Glories of Angkor Wat

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Glories of Angkor Wat (53:00)
Item# 40847

Abandoned by Cambodia’s Khmer rulers in the 14th century, Angkor is a sprawling expanse of medieval temples—with the awe-inspiring Angkor Wat as its crowning feature. This program takes viewers inside the structure, which, in addition to its rich historical significance, forms a fascinating record of astronomical knowledge and Hindu cosmology. Students will learn the story of Henri Mouhot, a young French naturalist who stumbled upon the ruins in 1856 and sparked an explosion of interest in them around the world. The video also examines a record of the lost civilization itself, written by a 13th-century Chinese envoy to Angkor when it was a wealthy, teeming metropolis. A National Geographic Production. (52 minutes)

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Segments in this Video - (17)

1. Angkor Wat (03:12)
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Angkor sprawls across the heart of Cambodia. It's the capital of an empire that once controlled most of southeast Asia. Little is known about the Khmer people who vanished 500 years ago. 19th century explorer Henri Mouhot brought the mystery to light.

2. Cultural Imperialism (03:20)

In 19th century Europe explorers were models of courage who acted as front line troops for a surge colonialism. The manufacturing revolution and need for raw materials set off a land grab for Asia and Africa. Henri Mouhot was an explorer of the time.

3. Mouhot Begins His Journey (03:42)

Henri Mouhot set out for southeast Asia looking to open a new area to the world. He dined at Bangkok palace and was distracted by the unusual customs of the East. He eventually made it to Cambodia. His sole objective was science.

4. Closing the Cultural Divide (02:00)

In the 19th century the science of natural history was in its infancy. Studying exotic species meant shooting them. Asia's animals enchanted Mouhot, but its people bewildered him. He found a local guide who helped him explore and document.

5. Hardships of Travel and Exploration (02:58)

On his expeditions Henry Mouhot kept meticulous records of plants and animals and made charts of rivers and mountains unheard of in Europe. He was a one-man research team and in the tradition of great explorers before him, he suffered.

6. Vision of Angkor (02:35)

Henry Mouhot and his companions traveled in search of the rumored "Lost City of Angkor". He was ill prepared to discovery the city was real. He recorded the discovery with detail and precision. Natives gave magical accounts of how it was built.

7. Mystery of the "Lost City" (03:03)

Henry Mouhot sketched the most magnificent of Angkor's temples--monuments of an ancient civilization that had flourished and disappeared--and described them in detail.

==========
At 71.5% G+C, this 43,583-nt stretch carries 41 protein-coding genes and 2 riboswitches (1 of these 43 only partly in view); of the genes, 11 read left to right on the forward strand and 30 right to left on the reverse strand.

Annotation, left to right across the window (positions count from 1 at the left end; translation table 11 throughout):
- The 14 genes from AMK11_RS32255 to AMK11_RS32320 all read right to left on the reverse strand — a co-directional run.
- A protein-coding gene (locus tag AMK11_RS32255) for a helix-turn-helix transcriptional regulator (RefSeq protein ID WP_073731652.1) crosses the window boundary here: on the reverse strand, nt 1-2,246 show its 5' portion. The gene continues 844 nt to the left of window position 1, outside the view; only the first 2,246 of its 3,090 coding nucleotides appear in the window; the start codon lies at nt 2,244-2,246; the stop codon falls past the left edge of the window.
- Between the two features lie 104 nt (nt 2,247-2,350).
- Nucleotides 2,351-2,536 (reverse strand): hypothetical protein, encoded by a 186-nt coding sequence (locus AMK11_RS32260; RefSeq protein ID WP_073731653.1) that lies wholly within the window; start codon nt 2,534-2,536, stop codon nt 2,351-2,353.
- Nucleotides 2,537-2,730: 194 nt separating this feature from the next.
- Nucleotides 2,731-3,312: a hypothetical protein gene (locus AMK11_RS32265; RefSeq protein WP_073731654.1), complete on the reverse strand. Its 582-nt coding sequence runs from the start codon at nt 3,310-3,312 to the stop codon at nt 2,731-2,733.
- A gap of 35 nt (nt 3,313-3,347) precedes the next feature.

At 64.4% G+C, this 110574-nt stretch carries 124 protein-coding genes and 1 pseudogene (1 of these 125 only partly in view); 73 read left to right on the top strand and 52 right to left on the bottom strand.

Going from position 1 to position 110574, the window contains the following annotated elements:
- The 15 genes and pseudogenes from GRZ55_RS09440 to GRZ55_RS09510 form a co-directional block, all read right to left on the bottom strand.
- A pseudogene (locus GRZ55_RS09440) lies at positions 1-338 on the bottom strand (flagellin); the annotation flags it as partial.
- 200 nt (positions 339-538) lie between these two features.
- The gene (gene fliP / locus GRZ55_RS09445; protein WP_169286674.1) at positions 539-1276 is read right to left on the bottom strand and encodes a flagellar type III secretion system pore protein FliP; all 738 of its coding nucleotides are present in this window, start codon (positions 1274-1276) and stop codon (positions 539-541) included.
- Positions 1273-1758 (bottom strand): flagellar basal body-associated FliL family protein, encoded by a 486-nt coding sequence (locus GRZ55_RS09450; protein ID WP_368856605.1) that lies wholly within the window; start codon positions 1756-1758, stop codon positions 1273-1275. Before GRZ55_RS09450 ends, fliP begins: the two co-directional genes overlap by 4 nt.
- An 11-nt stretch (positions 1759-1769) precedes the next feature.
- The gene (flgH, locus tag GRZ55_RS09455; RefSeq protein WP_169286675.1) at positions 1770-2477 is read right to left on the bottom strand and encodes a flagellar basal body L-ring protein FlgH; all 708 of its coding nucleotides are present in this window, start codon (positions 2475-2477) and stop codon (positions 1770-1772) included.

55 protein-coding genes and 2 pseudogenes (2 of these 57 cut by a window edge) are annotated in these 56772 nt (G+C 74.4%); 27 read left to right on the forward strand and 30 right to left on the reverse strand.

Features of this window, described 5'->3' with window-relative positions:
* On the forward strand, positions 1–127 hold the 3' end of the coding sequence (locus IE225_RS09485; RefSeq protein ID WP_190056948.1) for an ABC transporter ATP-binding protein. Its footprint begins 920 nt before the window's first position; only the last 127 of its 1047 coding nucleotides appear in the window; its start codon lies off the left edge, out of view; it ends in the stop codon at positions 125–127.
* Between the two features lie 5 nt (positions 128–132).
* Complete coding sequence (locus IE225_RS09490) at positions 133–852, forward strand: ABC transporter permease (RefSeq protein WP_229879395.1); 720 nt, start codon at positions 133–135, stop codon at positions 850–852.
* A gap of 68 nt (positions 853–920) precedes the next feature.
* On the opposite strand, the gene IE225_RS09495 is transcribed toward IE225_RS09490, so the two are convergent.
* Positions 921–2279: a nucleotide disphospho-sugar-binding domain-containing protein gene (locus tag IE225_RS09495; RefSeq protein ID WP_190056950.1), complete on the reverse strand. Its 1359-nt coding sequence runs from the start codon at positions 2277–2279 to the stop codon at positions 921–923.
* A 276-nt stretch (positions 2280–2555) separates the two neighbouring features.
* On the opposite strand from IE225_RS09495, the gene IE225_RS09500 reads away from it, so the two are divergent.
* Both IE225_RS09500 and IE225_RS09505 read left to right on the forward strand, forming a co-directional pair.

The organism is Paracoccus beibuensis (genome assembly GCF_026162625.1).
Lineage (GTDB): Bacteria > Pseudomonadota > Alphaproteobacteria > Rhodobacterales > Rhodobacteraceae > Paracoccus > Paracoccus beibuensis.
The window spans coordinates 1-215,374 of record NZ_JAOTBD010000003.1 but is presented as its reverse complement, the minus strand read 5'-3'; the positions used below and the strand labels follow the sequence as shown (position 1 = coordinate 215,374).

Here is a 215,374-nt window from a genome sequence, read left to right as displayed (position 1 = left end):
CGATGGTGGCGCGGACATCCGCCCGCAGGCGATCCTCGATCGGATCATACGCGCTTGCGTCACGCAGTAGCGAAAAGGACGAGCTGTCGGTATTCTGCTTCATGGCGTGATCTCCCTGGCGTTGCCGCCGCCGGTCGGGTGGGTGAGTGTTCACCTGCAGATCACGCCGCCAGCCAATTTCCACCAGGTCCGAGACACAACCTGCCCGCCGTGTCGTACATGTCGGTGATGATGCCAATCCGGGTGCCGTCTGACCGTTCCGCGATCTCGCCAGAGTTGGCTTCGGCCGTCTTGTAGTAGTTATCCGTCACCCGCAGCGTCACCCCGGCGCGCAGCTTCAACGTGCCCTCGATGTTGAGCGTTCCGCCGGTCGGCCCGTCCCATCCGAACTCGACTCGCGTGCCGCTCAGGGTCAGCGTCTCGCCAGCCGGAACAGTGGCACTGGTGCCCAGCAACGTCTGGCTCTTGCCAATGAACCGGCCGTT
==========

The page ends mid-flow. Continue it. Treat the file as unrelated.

8. "Discovery" of Angkor (02:13)

Though it never again reached the heights of Angkor, Khmer art flourished through Southeast Asia. Henry Mouhot did not live to see France intervene in Cambodia. He was the first person to popularize Angkor.

9. Mouhot's Journey Ends (04:15)

After traveling for 3 years Henry Mouhot had become an expert naturalist and explorer. He fell ill with fever and died at age 35. After his death His journal was published and remained in print for a full century.

10. Khmer Culture: First Hand Record (05:25)

After Henry Mouhot alerted the world to Angkor, the work of recovering its treasures began. There were no written records to explain the Khmer so many questions went unanswered until a 13th century document was uncovered.

11. Importance of Water in Angkor (03:00)

A 13th century Chinese envoy observed that the Khmer embraced Buddhism unlike Mongol culture which worshipped war above all things. As he catalogued the wonders of Angkor he noticed the city depended heavily on water.

12. Pursuit of Immortality (02:43)

A symbol of water, the snake is key to Khmer faith. Its image was depicted in ancient scenes said to reveal the secret of immortality. A Chinese envoy who heard the legend of its magic was not permitted to enter the royal palace.

13. Angkor Customs (02:42)

A 13th century Chinese envoy commented on the unusual customs of the Khmer but he also drew comparisons with Chinese culture. He praised the fact that women ran commerce throughout the city. Temple engravings depict life in Angkor.

14. Angkor's Greatest Marvel (03:48)

A Chinese envoy in the 13th century was probably barred from Angkor Wat, a temple built for a king. Based on Hindu theology some historians believe it is a funerary temple. It has come to attract the devout of many faiths.

15. Fall and Rebirth of Angkor (02:27)

Soon after Angkor Wat was completed, disaster struck when the city was attacked and burned. The Khmer capital was rebuilt as a walled city and most Khmer abandoned Hinduism and followed the Buddhist path.

16. Glory of Angkor (03:00)

A Chinese envoy arrived in Angkor when its king had undisputed control over his empire. The nation was never plundered by Mongols, maybe because of the envoy's spectacular account of the city. The Khmer capital saw its end in 1431.

17. Credits: Glories of Angkor Wat (00:30)

Credits: Glories of Angkor Wat

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